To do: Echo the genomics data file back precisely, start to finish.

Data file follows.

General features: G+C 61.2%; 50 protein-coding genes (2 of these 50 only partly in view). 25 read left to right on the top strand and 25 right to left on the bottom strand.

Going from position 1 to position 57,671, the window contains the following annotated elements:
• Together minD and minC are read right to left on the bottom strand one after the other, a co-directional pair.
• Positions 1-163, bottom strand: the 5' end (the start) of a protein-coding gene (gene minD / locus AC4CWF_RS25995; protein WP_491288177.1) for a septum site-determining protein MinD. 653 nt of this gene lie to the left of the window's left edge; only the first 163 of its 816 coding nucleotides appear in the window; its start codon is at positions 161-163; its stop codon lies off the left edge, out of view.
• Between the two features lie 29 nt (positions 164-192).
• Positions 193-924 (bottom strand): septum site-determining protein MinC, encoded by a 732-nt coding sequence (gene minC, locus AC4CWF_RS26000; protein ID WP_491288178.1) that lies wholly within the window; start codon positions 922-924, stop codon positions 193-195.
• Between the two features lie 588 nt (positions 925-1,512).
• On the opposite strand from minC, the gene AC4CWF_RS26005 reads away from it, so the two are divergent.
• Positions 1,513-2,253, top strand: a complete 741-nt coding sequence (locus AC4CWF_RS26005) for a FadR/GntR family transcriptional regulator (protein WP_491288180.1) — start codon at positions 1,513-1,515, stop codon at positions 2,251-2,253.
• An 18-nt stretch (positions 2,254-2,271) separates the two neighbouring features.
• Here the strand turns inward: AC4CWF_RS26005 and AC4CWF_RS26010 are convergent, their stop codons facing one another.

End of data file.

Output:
General features: G+C 61.2%; 50 protein-coding genes (2 of these 50 only partly in view). 25 read left to right on the top strand and 25 right to left on the bottom strand.

Going from position 1 to position 57,671, the window contains the following annotated elements:
• Together minD and minC are read right to left on the bottom strand one after the other, a co-directional pair.
• Positions 1-163, bottom strand: the 5' end (the start) of a protein-coding gene (gene minD / locus AC4CWF_RS25995; protein WP_491288177.1) for a septum site-determining protein MinD. 653 nt of this gene lie to the left of the window's left edge; only the first 163 of its 816 coding nucleotides appear in the window; its start codon is at positions 161-163; its stop codon lies off the left edge, out of view.
• Between the two features lie 29 nt (positions 164-192).
• Positions 193-924 (bottom strand): septum site-determining protein MinC, encoded by a 732-nt coding sequence (gene minC, locus AC4CWF_RS26000; protein ID WP_491288178.1) that lies wholly within the window; start codon positions 922-924, stop codon positions 193-195.
• Between the two features lie 588 nt (positions 925-1,512).
• On the opposite strand from minC, the gene AC4CWF_RS26005 reads away from it, so the two are divergent.
• Positions 1,513-2,253, top strand: a complete 741-nt coding sequence (locus AC4CWF_RS26005) for a FadR/GntR family transcriptional regulator (protein WP_491288180.1) — start codon at positions 1,513-1,515, stop codon at positions 2,251-2,253.
• An 18-nt stretch (positions 2,254-2,271) separates the two neighbouring features.
• Here the strand turns inward: AC4CWF_RS26005 and AC4CWF_RS26010 are convergent, their stop codons facing one another.